It is customary to name the variables for a particular mode by prepending the mode's name to them. To see variables associated with a particular mode, then, make a regex search on the variable name, with M-X apropos-variable. For C mode, we eliminate a lot of false hits with the regex “^c-”. When Emacs returns a list of the results, move to that buffer and press Return on any variable that interests you for more information.
To find out what else you can search on, try M-X apropos-command RET apropos RET. "apropos-zippy"? I'll let you examine that one.
A function can, of course, call other functions. This possibility is one of several things that make editing your .emacs file and programming in Emacs Lisp more powerful than using Customize.
Emacs, as usual, offers you a lot of flexibility for printing. You can print by sending the raw contents of the buffer to the printer. This is quick and easy, but it may not give you exactly what you wanted. You have far more control over PostScript printing, so that may be the way to go. For one thing, font-locked (colorized) buffers print in color on color printers and in gray scale on monochrome printers, where Ghostscript supports those features.
Probably the most common change to Emacs in the printing area is changing the name of Emacs' default printer. This can be nil, which tells Emacs to use the default printer, lp in Linux or UNIX. Or, it can be a printer name such that the lp dæmon recognizes it as a printer name. If you have Red Hat's printtool or similar, you can get printer names from it. Failing that, look in /var/spool/lpd/ for the names of your printers. Emacs can use any printer for which you can define a local queue, including remote printers.
Two variables are set to indicate the printer, one for PostScript printing and one for non-PostScript printing. The code below shows how I set up Emacs under Linux and Windows. The Windows definition uses a remote printer on the computer charlesc. Setting both printers to the same computer works only because the server is a Linux box. The printcap detects PostScript and runs it through Ghostscript before printing it:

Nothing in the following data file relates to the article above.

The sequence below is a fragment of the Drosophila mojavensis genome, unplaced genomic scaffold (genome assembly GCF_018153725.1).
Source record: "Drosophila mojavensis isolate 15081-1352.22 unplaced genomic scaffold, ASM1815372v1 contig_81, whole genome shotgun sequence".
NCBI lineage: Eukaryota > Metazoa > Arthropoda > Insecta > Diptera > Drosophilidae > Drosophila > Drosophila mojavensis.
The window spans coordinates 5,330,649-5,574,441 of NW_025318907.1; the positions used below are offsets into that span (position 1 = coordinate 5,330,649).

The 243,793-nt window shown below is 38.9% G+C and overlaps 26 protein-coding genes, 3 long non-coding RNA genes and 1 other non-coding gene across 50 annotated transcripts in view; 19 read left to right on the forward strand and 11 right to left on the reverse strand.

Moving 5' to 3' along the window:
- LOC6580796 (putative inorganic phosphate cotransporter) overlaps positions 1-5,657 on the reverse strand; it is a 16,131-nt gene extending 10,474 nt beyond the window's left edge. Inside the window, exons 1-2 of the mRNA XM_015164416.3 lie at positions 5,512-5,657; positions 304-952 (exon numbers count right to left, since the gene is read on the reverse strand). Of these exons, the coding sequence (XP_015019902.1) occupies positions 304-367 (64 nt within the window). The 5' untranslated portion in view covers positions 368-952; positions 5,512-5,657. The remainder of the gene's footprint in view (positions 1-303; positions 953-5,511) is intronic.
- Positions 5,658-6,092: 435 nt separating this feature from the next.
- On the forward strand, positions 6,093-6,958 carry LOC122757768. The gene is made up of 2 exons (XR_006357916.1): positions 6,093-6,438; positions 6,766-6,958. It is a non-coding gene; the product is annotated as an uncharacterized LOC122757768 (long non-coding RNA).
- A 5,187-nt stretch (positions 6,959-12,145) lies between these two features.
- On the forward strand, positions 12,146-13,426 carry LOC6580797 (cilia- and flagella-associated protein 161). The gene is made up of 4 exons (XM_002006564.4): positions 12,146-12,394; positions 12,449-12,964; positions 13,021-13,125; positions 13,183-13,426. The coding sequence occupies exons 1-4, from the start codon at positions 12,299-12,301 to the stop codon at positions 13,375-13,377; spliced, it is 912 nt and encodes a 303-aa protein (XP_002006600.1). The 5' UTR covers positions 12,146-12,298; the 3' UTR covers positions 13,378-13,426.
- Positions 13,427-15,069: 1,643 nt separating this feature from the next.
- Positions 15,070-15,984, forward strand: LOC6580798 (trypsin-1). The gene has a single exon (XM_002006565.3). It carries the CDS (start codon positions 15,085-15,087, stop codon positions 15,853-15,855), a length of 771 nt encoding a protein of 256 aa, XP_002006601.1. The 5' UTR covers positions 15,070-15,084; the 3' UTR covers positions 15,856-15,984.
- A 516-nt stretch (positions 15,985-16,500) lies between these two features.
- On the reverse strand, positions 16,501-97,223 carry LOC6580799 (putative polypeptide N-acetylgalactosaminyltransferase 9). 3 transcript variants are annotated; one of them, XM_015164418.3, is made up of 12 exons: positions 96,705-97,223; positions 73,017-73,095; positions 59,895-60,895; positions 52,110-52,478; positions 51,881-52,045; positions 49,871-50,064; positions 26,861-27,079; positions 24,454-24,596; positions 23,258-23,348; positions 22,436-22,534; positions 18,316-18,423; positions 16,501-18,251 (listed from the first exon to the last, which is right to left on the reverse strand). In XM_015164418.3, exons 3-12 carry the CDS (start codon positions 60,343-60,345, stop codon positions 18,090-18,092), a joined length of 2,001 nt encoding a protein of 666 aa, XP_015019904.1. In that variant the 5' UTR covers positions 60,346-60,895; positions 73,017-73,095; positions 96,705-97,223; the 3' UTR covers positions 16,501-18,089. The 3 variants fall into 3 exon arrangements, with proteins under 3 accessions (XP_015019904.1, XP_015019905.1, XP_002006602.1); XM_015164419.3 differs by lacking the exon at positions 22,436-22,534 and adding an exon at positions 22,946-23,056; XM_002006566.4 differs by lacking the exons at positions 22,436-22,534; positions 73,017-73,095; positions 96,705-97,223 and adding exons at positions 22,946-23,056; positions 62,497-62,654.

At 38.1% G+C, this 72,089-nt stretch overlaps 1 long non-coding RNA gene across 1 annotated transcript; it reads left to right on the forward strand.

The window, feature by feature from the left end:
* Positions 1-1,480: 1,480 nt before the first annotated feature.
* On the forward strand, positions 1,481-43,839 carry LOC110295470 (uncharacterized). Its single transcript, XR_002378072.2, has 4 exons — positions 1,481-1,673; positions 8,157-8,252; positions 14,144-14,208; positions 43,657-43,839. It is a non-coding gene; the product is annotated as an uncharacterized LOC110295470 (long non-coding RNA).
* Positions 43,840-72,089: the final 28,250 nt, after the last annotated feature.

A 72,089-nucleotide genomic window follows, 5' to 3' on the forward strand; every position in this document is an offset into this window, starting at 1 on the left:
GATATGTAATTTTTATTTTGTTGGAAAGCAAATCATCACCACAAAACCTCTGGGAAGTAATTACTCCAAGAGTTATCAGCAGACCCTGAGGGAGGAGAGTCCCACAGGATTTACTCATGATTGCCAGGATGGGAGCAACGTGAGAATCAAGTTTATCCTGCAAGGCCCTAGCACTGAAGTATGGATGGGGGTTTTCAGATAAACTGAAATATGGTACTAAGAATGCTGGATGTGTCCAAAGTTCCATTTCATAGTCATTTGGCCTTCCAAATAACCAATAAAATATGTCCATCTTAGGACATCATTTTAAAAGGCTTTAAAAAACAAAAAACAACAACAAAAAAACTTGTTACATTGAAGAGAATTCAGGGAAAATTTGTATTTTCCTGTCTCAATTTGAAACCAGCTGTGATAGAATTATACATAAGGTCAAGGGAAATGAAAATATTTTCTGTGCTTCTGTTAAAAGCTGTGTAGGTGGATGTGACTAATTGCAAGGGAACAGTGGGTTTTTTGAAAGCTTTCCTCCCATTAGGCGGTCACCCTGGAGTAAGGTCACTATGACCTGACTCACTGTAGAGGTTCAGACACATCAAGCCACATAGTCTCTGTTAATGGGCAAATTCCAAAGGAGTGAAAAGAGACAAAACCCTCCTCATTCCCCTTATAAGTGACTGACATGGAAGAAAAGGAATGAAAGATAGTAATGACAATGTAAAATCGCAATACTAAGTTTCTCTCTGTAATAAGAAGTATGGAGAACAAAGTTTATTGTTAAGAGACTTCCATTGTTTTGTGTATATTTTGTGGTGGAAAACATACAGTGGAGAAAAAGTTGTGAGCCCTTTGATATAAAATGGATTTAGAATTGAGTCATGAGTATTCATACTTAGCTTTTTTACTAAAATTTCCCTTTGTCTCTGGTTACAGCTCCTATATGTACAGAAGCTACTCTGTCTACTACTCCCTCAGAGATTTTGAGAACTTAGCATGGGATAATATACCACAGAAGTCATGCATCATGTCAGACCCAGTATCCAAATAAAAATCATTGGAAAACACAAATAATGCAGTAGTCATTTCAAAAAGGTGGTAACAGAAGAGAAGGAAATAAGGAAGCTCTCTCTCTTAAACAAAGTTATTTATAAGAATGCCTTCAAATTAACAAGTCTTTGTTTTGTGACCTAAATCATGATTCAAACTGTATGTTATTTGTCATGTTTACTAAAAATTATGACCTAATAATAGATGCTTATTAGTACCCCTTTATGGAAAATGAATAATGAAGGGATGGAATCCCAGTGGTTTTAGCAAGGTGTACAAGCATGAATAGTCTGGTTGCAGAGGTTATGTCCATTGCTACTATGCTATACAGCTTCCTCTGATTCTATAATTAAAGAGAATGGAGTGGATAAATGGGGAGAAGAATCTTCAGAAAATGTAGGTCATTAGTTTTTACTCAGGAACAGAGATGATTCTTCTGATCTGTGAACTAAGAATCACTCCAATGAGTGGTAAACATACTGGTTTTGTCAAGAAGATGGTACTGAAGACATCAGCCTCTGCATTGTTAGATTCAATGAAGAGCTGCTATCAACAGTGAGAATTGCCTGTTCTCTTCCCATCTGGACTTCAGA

;; Begin setup for printing on Win32 (if (and (>= sams-Gnu-Emacs-p 20) (memq window-system '(win32 w32))) (progn (setq printer-name "//charlesc/lp") (setq ps-printer-name "//charlesc/lp")) ) ;; End setup for printing on Win32 ;; Begin setup for printing on Linux (if (and (>= sams-Gnu-Emacs-p 20) (string-equal system-name "charlesc.localdomain")) (progn (setq printer-name "lp") (setq ps-printer-name "lp")) ) ;; End setup for printing on Linux
Emacs' PostScript printing is very powerful. By default, it prints a gray box at the top of each page with the buffer's name, the data, a page number and a count.
You can set a text string and other characterstics of a watermark on each page or on selected pages. For example, a watermark of Preliminary or Draft is a good idea for code reviews; see the variable ps-print-background-text. You also can use an EPS image, such as a picture of Tux or the Free Software Foundation's GNU logo, for a watermark.
We geriatric cases who don't like 8.5 point type can change the value of ps-font-size. The value contans two numbers, the first for landscape and the second for portrait printing. Whether to print landscape or portrait is controlled by the variable ps-landscape-mode.
You can modify the default PostScript header and add a footer as well. For two-sided printing, you may specify left and right headers and footers. And if you want to save trees, look at ps-n-up-printing. It lets you print multiple pages on a sheet of paper.